Sunday, September 30, 2012

China: House Church Raided, Four Christians Detained

 09/28/2012 China (ChinaAid) - China Aid Association learned that on the afternoon of September 13, 2012, a house church in Kucha, Xinjiang Uygur Autonomous Region, was raided and suppressed by the local police and agencies in charge of civil affairs, religious affairs, etc., and the church service was forced to stop. Four Christian brothers and sisters were taken to the police station; property including Bibles, Bible study material, computers, and cellphones were confiscated. Christian brothers and sisters attending the service were threatened, verbally abused, and intimidated.

According to sister Luo who attends this house church, the church has approximately thirty attendees. Some local government agencies harshly persecute house churches, making it especially difficult for believers to gather and worship God on Sundays, so they usually gather at sister Luo’s home after 4pm every Thursday to study the Bible, to preach from it, and to sing worship songs. The meeting held on Thursday afternoon September 13th caught the attention of the authorities because three teachers came in from Urumqi to teach the Bible. Less than an hour after their meeting started, about 15 to 16 people forced their way into sister Luo’s home, including officials and staff from the local Religious Affairs Bureau, the Civil Affairs Bureau, Office 610, the police station, and the community management agency.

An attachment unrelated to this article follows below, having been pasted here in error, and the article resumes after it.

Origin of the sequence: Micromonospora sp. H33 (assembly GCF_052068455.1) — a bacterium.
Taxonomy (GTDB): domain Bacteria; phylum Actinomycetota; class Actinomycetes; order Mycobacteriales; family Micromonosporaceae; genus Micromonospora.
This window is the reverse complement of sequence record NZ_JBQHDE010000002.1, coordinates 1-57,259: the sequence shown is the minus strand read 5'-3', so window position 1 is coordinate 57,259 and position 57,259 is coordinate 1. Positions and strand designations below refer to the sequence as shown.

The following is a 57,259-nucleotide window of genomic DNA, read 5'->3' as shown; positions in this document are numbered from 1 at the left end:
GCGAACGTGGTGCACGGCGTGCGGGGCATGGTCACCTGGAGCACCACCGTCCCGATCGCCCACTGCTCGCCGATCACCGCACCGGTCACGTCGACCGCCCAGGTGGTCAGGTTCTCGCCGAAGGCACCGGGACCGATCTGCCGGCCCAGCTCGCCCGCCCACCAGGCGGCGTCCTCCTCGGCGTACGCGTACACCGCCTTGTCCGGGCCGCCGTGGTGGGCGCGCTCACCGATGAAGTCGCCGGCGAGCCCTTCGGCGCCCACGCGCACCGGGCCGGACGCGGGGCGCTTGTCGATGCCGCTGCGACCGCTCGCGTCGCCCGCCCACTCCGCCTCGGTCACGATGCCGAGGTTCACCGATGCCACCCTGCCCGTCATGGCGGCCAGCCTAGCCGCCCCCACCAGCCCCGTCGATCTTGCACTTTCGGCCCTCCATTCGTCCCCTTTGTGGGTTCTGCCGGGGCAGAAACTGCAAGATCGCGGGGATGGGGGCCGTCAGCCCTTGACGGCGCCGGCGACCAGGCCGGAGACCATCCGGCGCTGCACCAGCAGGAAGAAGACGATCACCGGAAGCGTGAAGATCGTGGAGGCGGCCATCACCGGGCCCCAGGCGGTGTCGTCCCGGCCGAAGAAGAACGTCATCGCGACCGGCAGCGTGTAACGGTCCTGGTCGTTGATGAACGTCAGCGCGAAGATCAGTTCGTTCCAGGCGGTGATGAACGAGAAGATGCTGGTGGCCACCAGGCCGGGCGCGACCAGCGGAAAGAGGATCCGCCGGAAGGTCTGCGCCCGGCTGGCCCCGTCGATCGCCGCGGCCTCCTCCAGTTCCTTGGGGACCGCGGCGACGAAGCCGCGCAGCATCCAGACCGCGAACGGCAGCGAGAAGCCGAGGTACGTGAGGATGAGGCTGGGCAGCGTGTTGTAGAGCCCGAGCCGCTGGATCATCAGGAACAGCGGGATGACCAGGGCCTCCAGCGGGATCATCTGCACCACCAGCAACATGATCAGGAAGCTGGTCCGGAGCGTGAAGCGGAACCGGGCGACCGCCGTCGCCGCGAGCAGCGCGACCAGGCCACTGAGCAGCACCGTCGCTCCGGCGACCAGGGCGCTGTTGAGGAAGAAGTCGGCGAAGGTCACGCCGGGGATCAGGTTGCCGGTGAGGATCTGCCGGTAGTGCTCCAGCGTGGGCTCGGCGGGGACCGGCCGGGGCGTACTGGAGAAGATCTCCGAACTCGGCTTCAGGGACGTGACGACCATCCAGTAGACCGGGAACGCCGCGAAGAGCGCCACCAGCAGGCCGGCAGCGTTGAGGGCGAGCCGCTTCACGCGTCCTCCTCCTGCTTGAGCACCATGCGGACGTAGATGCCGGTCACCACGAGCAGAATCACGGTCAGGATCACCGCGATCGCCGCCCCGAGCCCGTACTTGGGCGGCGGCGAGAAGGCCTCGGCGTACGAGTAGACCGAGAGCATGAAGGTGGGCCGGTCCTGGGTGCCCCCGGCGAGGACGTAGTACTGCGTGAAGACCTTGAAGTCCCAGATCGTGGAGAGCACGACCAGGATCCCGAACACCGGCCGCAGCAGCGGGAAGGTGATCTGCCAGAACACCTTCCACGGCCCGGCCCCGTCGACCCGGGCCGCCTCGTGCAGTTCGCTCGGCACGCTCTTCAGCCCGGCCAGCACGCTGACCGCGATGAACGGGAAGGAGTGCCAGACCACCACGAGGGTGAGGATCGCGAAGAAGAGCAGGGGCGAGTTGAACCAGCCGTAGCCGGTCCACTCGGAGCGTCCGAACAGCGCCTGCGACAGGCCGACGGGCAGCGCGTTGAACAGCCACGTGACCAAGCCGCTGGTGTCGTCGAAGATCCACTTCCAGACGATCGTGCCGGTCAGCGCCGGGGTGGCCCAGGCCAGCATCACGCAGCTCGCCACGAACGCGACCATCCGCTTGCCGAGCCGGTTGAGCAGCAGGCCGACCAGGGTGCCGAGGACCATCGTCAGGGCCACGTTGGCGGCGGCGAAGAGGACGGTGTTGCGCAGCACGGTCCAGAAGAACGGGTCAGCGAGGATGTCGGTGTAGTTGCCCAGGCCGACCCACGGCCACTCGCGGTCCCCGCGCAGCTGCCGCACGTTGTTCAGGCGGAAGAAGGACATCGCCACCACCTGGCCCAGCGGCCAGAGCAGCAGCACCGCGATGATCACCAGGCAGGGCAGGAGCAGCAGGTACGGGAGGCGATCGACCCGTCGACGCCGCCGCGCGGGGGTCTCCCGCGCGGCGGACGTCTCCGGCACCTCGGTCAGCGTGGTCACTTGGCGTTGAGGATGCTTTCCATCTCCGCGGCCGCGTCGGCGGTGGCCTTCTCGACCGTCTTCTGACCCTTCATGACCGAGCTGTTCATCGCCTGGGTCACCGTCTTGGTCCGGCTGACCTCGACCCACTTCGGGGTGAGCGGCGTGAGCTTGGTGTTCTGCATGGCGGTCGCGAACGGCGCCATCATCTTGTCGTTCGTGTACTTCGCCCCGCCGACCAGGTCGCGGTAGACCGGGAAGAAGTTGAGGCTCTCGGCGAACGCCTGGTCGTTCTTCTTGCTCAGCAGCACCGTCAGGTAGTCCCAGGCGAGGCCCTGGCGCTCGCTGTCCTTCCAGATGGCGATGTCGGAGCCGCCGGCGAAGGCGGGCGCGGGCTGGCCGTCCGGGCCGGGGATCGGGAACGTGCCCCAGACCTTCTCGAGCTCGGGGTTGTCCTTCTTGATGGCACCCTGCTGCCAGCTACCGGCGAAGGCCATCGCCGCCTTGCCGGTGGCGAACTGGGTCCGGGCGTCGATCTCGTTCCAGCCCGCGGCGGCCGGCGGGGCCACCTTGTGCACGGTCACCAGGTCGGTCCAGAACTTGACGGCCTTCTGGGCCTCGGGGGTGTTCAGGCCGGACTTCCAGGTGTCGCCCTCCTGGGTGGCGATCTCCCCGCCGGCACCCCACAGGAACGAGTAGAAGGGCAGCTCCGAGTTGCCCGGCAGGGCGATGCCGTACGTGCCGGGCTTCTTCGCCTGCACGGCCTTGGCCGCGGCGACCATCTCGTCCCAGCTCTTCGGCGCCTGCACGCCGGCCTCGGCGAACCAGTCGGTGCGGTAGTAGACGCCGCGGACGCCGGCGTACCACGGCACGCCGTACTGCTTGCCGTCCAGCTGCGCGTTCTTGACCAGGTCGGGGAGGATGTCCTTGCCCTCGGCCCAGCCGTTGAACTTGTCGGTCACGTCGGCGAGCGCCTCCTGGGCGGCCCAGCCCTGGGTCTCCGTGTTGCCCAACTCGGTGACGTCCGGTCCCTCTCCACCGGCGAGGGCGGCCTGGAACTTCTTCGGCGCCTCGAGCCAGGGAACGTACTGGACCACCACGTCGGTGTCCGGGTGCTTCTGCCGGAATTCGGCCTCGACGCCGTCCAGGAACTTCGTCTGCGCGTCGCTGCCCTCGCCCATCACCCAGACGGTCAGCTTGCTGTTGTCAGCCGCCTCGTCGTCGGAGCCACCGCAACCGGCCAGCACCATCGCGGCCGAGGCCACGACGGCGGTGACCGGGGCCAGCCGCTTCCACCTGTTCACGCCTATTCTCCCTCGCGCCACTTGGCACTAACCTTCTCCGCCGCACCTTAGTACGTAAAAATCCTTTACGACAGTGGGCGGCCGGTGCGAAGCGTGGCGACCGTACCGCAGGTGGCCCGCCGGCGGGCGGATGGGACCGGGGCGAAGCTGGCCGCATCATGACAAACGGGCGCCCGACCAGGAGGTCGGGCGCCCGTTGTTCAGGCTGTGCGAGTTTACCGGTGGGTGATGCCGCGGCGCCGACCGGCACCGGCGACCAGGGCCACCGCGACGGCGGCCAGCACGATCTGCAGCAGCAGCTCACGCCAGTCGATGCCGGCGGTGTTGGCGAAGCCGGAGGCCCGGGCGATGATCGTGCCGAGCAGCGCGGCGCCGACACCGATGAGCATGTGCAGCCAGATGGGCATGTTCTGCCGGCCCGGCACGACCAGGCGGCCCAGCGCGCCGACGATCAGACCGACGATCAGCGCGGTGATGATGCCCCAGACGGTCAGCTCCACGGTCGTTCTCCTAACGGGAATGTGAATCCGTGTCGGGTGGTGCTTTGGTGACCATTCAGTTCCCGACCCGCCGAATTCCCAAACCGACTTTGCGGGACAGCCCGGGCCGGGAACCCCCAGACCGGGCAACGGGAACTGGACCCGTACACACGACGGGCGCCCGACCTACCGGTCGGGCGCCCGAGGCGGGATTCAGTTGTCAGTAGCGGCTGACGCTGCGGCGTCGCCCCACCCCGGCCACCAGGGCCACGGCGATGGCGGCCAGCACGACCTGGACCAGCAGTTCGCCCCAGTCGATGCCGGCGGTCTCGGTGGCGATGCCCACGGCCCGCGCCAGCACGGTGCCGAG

As they forced their way into her house, they immediately declared the meeting to be illegal without showing any legal papers, and claimed that all house churches are cults and heretical. They demanded the ID cards of everyone present and took them by force. They searched the room and confiscated computers, cellphones, Bibles, Bible study materials, notebooks, hymnbooks, etc. Finally, they took four Christian brothers and sisters (including Luo) to the Civil Affairs Bureau for questioning, and kept them there until very late at night. Of all the items that had been confiscated, only three Bibles were returned.

On the next day, sister Luo went to the Civil Affairs Bureau to demand the return of the rest of the confiscated items, and was told that computers and other items were kept at the police station, so she went to the police station but only got back a few people’s cellphones, ID cards, and computers. None of the Bible commentaries, Bible study notebooks, nor hymnbooks, which were alleged to be “illegal material” were returned by the police.

After the invasion of the church at her house took place, she turned to the “Three-Self” Church for help, but the pastor and elders actively avoided her and they were too frightened to even meet with her, fearing that she would bring trouble to their church. Sister Luo had believed wholeheartedly that believers were family to one another, but when the “Three-Self” Church did not (or dared not) utter a sound while brothers and sisters of house churches were persecuted, it made her feel very disappointed and helpless(Source).

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